Unlike Brandy legislation, where it is possible to produce an unaged component yourself and blend that with a purchased aged component and sell your own product, this is not allowed under Whisky in South Africa, hence the only way to sell Whisky in the first three years is to buy in Whisky from a mass producer, bottle it and sell it under your label – which completely defeats the purpose and intent of Craft, and is at the very least misrepresentation of your brand and process.
A Craft Whisky Distiller therefore needs to ensure that he has another form of income while the Whisky matures – hence Craft Gin and Craft Vodka.
Slowly though, locally produced Craft Whisky’s are appearing on our Liquor Store shelves. Distilleries that opened up some time ago, and whose products are now finally ready to be launched. It has been a long and hard road, costing immense quantities of time, money, blood, sweat and tears. But just as they are no finally ready to enter the market, we see an influx of Imported Craft Whisky’s and Bourbon’s on our shelves as well – mostly from the USA.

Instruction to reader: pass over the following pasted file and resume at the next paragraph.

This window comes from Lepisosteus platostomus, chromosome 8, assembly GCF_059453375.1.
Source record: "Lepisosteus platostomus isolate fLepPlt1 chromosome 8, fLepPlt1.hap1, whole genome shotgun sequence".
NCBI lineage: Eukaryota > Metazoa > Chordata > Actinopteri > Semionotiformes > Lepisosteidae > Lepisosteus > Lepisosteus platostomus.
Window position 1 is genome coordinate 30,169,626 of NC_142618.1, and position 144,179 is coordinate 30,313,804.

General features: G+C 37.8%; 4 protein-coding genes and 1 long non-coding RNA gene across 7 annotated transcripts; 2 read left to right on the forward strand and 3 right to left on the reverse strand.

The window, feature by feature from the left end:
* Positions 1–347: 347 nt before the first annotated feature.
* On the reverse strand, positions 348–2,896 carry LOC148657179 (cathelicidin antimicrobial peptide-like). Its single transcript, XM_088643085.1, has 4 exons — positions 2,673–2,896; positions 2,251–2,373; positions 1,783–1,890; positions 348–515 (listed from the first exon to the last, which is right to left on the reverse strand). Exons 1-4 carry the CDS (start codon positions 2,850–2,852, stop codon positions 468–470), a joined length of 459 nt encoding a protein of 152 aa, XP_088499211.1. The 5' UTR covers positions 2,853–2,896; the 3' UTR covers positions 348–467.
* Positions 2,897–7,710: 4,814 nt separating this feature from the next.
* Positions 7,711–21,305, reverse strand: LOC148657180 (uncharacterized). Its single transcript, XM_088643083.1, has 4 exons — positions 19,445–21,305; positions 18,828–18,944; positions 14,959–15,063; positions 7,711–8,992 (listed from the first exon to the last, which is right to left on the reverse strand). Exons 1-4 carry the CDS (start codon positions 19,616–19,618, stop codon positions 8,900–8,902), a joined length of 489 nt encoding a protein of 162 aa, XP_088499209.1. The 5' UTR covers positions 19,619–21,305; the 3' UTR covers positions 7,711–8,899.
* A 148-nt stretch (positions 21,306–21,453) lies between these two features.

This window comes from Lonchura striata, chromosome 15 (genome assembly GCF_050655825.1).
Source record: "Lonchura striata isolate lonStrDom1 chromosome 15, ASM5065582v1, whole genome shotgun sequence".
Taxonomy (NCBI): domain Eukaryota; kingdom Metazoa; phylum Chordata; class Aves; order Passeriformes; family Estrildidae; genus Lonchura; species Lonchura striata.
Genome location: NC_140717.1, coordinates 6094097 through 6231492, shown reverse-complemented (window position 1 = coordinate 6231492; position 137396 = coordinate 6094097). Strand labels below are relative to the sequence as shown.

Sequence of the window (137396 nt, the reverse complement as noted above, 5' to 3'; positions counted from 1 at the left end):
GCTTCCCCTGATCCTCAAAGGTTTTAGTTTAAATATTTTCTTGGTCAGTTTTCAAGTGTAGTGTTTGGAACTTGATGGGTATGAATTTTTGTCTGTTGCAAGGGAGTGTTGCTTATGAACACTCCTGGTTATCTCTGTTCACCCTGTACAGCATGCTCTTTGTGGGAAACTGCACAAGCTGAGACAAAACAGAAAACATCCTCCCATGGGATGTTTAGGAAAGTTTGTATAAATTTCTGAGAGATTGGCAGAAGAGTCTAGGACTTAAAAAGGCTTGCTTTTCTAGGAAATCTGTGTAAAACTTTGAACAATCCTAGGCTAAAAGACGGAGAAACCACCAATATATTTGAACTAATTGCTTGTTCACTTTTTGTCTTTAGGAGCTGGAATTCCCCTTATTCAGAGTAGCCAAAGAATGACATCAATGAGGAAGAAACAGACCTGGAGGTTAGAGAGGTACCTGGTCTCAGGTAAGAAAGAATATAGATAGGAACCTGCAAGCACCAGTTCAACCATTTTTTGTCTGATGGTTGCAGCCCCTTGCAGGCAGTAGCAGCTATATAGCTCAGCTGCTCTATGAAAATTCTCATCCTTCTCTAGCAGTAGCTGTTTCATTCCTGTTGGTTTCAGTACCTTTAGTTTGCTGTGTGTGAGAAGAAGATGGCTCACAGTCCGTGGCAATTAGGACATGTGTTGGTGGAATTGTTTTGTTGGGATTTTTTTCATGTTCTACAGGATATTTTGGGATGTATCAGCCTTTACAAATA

Now, seeing as how imported products are required to be adherent to the legislation of the country where they are being sold, it can only be hoped that proper checks and balances are in place to ensure that these products are actually compliant to South African law as well.
Personally, I have seen at least 6 imported products sold which I know is not compliant to South African aging requirements, and a couple more which is not compliant to our labeling and additive requirements.
Am I therefore advocating the removal of these products from the South African market?
Not at all …
All I ask, and many of the Craft Distillers are asking the same, is make the playing field level.
If you are going to allow foreign producers to sell their product in South Africa, which is produced in a certain way, then surely the local producers should be allowed to produce the same products in the same way?
Is that not fair?